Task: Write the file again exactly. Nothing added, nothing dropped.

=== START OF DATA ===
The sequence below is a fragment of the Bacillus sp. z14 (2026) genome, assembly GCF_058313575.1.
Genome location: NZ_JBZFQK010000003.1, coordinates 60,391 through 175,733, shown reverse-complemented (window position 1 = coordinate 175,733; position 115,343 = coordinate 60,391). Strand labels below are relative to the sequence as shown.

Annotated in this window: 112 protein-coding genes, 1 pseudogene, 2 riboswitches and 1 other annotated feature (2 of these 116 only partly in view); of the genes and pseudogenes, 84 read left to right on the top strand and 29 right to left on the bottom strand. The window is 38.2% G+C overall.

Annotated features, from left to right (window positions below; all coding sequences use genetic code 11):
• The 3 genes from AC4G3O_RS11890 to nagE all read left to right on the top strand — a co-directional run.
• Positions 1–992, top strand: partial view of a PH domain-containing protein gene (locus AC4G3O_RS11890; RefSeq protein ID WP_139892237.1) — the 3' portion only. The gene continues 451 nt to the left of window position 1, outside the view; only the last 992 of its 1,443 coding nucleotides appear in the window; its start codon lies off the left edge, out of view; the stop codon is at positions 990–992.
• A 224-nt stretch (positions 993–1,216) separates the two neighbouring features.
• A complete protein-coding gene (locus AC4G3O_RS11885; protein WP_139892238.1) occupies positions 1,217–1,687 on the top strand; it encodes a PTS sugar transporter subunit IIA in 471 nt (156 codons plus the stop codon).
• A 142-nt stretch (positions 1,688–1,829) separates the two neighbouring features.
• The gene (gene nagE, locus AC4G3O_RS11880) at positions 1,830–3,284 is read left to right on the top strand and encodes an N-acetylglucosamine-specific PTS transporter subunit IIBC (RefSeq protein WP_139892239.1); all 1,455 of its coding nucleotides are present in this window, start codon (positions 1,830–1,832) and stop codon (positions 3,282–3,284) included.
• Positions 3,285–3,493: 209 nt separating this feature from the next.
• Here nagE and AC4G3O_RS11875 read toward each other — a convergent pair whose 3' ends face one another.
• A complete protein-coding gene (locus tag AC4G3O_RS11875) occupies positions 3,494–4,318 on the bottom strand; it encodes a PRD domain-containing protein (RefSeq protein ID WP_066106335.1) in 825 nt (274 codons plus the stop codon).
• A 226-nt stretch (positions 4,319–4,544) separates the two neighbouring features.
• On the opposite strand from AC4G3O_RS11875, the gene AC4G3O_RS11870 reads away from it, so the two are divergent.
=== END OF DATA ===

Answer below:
The sequence below is a fragment of the Bacillus sp. z14 (2026) genome, assembly GCF_058313575.1.
Genome location: NZ_JBZFQK010000003.1, coordinates 60,391 through 175,733, shown reverse-complemented (window position 1 = coordinate 175,733; position 115,343 = coordinate 60,391). Strand labels below are relative to the sequence as shown.

Annotated in this window: 112 protein-coding genes, 1 pseudogene, 2 riboswitches and 1 other annotated feature (2 of these 116 only partly in view); of the genes and pseudogenes, 84 read left to right on the top strand and 29 right to left on the bottom strand. The window is 38.2% G+C overall.

Annotated features, from left to right (window positions below; all coding sequences use genetic code 11):
• The 3 genes from AC4G3O_RS11890 to nagE all read left to right on the top strand — a co-directional run.
• Positions 1–992, top strand: partial view of a PH domain-containing protein gene (locus AC4G3O_RS11890; RefSeq protein ID WP_139892237.1) — the 3' portion only. The gene continues 451 nt to the left of window position 1, outside the view; only the last 992 of its 1,443 coding nucleotides appear in the window; its start codon lies off the left edge, out of view; the stop codon is at positions 990–992.
• A 224-nt stretch (positions 993–1,216) separates the two neighbouring features.
• A complete protein-coding gene (locus AC4G3O_RS11885; protein WP_139892238.1) occupies positions 1,217–1,687 on the top strand; it encodes a PTS sugar transporter subunit IIA in 471 nt (156 codons plus the stop codon).
• A 142-nt stretch (positions 1,688–1,829) separates the two neighbouring features.
• The gene (gene nagE, locus AC4G3O_RS11880) at positions 1,830–3,284 is read left to right on the top strand and encodes an N-acetylglucosamine-specific PTS transporter subunit IIBC (RefSeq protein WP_139892239.1); all 1,455 of its coding nucleotides are present in this window, start codon (positions 1,830–1,832) and stop codon (positions 3,282–3,284) included.
• Positions 3,285–3,493: 209 nt separating this feature from the next.
• Here nagE and AC4G3O_RS11875 read toward each other — a convergent pair whose 3' ends face one another.
• A complete protein-coding gene (locus tag AC4G3O_RS11875) occupies positions 3,494–4,318 on the bottom strand; it encodes a PRD domain-containing protein (RefSeq protein ID WP_066106335.1) in 825 nt (274 codons plus the stop codon).
• A 226-nt stretch (positions 4,319–4,544) separates the two neighbouring features.
• On the opposite strand from AC4G3O_RS11875, the gene AC4G3O_RS11870 reads away from it, so the two are divergent.